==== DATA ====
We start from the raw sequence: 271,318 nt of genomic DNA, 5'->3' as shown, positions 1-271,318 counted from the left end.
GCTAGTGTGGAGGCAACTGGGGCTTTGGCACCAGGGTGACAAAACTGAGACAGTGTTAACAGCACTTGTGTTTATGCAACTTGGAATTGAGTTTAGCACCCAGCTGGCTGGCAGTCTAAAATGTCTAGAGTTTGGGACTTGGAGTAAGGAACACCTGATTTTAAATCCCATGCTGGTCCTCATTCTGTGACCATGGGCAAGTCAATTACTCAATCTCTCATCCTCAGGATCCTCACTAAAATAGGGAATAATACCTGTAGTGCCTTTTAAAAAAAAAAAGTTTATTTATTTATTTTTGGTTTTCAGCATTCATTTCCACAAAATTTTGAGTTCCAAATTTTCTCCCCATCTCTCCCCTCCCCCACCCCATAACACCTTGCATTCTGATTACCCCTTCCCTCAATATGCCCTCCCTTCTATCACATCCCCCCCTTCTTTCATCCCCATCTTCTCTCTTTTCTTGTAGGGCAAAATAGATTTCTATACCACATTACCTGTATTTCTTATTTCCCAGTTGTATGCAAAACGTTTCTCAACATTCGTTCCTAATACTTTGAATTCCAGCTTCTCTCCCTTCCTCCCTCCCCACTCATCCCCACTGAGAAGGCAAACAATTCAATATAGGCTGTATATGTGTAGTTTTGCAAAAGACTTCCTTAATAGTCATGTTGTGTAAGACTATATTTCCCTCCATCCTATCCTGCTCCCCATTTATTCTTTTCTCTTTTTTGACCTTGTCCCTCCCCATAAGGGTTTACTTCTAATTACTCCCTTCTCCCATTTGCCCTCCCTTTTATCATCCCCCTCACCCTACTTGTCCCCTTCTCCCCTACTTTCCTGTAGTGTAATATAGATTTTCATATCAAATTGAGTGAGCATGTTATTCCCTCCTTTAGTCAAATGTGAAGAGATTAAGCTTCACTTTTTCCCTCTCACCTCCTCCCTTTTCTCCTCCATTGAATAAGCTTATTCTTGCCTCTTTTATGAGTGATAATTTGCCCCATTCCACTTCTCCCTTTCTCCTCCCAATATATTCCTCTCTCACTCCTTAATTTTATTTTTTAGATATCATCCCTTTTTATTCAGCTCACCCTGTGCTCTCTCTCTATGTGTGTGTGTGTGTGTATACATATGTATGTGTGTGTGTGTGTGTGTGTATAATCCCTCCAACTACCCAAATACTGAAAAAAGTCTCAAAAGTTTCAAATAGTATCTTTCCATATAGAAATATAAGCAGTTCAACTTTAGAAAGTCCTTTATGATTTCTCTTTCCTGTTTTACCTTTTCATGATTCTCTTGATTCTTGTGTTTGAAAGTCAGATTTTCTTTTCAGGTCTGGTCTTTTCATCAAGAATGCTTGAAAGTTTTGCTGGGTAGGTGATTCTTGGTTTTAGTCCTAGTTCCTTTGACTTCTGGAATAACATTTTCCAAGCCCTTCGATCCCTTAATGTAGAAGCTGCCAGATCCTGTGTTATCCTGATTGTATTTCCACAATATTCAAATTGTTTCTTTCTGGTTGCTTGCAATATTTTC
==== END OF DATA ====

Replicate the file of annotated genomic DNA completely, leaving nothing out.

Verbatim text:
We start from the raw sequence: 271,318 nt of genomic DNA, 5'->3' as shown, positions 1-271,318 counted from the left end.
GCTAGTGTGGAGGCAACTGGGGCTTTGGCACCAGGGTGACAAAACTGAGACAGTGTTAACAGCACTTGTGTTTATGCAACTTGGAATTGAGTTTAGCACCCAGCTGGCTGGCAGTCTAAAATGTCTAGAGTTTGGGACTTGGAGTAAGGAACACCTGATTTTAAATCCCATGCTGGTCCTCATTCTGTGACCATGGGCAAGTCAATTACTCAATCTCTCATCCTCAGGATCCTCACTAAAATAGGGAATAATACCTGTAGTGCCTTTTAAAAAAAAAAAGTTTATTTATTTATTTTTGGTTTTCAGCATTCATTTCCACAAAATTTTGAGTTCCAAATTTTCTCCCCATCTCTCCCCTCCCCCACCCCATAACACCTTGCATTCTGATTACCCCTTCCCTCAATATGCCCTCCCTTCTATCACATCCCCCCCTTCTTTCATCCCCATCTTCTCTCTTTTCTTGTAGGGCAAAATAGATTTCTATACCACATTACCTGTATTTCTTATTTCCCAGTTGTATGCAAAACGTTTCTCAACATTCGTTCCTAATACTTTGAATTCCAGCTTCTCTCCCTTCCTCCCTCCCCACTCATCCCCACTGAGAAGGCAAACAATTCAATATAGGCTGTATATGTGTAGTTTTGCAAAAGACTTCCTTAATAGTCATGTTGTGTAAGACTATATTTCCCTCCATCCTATCCTGCTCCCCATTTATTCTTTTCTCTTTTTTGACCTTGTCCCTCCCCATAAGGGTTTACTTCTAATTACTCCCTTCTCCCATTTGCCCTCCCTTTTATCATCCCCCTCACCCTACTTGTCCCCTTCTCCCCTACTTTCCTGTAGTGTAATATAGATTTTCATATCAAATTGAGTGAGCATGTTATTCCCTCCTTTAGTCAAATGTGAAGAGATTAAGCTTCACTTTTTCCCTCTCACCTCCTCCCTTTTCTCCTCCATTGAATAAGCTTATTCTTGCCTCTTTTATGAGTGATAATTTGCCCCATTCCACTTCTCCCTTTCTCCTCCCAATATATTCCTCTCTCACTCCTTAATTTTATTTTTTAGATATCATCCCTTTTTATTCAGCTCACCCTGTGCTCTCTCTCTATGTGTGTGTGTGTGTGTATACATATGTATGTGTGTGTGTGTGTGTGTGTATAATCCCTCCAACTACCCAAATACTGAAAAAAGTCTCAAAAGTTTCAAATAGTATCTTTCCATATAGAAATATAAGCAGTTCAACTTTAGAAAGTCCTTTATGATTTCTCTTTCCTGTTTTACCTTTTCATGATTCTCTTGATTCTTGTGTTTGAAAGTCAGATTTTCTTTTCAGGTCTGGTCTTTTCATCAAGAATGCTTGAAAGTTTTGCTGGGTAGGTGATTCTTGGTTTTAGTCCTAGTTCCTTTGACTTCTGGAATAACATTTTCCAAGCCCTTCGATCCCTTAATGTAGAAGCTGCCAGATCCTGTGTTATCCTGATTGTATTTCCACAATATTCAAATTGTTTCTTTCTGGTTGCTTGCAATATTTTC